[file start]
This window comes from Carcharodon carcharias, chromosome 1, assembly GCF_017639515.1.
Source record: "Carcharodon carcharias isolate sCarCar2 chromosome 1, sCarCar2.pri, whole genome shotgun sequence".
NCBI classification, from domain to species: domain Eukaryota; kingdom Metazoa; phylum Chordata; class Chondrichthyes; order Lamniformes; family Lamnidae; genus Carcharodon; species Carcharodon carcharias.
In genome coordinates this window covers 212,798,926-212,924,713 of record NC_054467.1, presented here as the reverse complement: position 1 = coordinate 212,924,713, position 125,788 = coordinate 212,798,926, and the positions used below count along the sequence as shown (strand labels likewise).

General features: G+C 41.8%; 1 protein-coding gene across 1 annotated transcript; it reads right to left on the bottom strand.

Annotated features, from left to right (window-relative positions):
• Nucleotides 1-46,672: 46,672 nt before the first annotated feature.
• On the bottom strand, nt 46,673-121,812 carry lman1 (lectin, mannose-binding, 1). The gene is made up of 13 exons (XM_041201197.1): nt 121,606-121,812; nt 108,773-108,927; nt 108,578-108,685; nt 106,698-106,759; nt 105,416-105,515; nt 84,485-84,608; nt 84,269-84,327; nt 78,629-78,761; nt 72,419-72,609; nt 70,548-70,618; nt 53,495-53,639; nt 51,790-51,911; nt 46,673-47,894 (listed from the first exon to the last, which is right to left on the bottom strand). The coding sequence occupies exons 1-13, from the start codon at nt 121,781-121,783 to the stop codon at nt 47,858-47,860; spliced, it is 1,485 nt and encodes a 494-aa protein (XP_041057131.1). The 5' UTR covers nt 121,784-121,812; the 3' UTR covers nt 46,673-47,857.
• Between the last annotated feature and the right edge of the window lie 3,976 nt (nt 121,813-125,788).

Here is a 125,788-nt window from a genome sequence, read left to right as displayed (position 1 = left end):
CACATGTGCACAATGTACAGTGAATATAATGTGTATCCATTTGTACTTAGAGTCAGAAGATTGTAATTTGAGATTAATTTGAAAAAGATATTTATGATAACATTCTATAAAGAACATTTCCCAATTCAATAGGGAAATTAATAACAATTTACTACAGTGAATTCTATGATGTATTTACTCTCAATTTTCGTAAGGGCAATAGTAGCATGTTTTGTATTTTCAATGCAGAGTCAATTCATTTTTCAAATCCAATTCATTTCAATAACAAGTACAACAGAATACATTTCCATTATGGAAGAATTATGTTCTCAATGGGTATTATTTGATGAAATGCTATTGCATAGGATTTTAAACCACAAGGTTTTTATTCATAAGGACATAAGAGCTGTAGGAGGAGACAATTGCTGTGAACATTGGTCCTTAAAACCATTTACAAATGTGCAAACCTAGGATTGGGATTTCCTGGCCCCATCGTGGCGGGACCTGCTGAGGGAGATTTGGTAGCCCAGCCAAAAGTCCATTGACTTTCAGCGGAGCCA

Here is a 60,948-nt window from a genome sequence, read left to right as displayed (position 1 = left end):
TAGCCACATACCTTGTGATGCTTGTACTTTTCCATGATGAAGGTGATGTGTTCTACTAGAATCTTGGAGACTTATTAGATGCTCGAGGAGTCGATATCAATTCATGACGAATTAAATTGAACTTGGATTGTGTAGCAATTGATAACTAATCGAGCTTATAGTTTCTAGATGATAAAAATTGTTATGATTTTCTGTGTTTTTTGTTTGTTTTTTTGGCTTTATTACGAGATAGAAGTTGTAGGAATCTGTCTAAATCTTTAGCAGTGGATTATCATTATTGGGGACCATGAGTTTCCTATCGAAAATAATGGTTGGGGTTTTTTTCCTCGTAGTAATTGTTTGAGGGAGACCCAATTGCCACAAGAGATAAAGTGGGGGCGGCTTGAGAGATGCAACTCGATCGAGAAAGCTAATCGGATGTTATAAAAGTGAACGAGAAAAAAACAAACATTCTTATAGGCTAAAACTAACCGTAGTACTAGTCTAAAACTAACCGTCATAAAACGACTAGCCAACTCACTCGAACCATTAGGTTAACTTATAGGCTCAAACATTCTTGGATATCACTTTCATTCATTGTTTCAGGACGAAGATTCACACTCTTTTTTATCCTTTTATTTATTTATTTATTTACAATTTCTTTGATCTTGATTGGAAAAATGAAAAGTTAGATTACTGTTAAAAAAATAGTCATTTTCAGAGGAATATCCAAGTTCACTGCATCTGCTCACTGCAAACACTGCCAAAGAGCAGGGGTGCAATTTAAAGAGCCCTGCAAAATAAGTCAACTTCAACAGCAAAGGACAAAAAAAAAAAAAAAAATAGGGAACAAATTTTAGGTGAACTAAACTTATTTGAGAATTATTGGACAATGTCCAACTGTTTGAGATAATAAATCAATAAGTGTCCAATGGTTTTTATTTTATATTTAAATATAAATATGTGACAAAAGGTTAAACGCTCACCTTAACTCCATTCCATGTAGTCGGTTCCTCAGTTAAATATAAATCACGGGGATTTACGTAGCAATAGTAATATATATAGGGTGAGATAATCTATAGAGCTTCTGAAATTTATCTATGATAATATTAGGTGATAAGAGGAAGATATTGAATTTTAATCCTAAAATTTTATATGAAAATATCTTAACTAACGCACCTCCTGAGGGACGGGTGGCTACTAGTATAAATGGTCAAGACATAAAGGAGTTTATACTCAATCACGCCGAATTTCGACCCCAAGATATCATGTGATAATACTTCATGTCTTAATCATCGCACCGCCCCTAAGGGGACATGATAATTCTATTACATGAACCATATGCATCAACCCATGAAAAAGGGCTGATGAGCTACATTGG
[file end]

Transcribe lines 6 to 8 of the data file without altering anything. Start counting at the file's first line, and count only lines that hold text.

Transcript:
Annotated features, from left to right (window-relative positions):
• Nucleotides 1-46,672: 46,672 nt before the first annotated feature.
• On the bottom strand, nt 46,673-121,812 carry lman1 (lectin, mannose-binding, 1). The gene is made up of 13 exons (XM_041201197.1): nt 121,606-121,812; nt 108,773-108,927; nt 108,578-108,685; nt 106,698-106,759; nt 105,416-105,515; nt 84,485-84,608; nt 84,269-84,327; nt 78,629-78,761; nt 72,419-72,609; nt 70,548-70,618; nt 53,495-53,639; nt 51,790-51,911; nt 46,673-47,894 (listed from the first exon to the last, which is right to left on the bottom strand). The coding sequence occupies exons 1-13, from the start codon at nt 121,781-121,783 to the stop codon at nt 47,858-47,860; spliced, it is 1,485 nt and encodes a 494-aa protein (XP_041057131.1). The 5' UTR covers nt 121,784-121,812; the 3' UTR covers nt 46,673-47,857.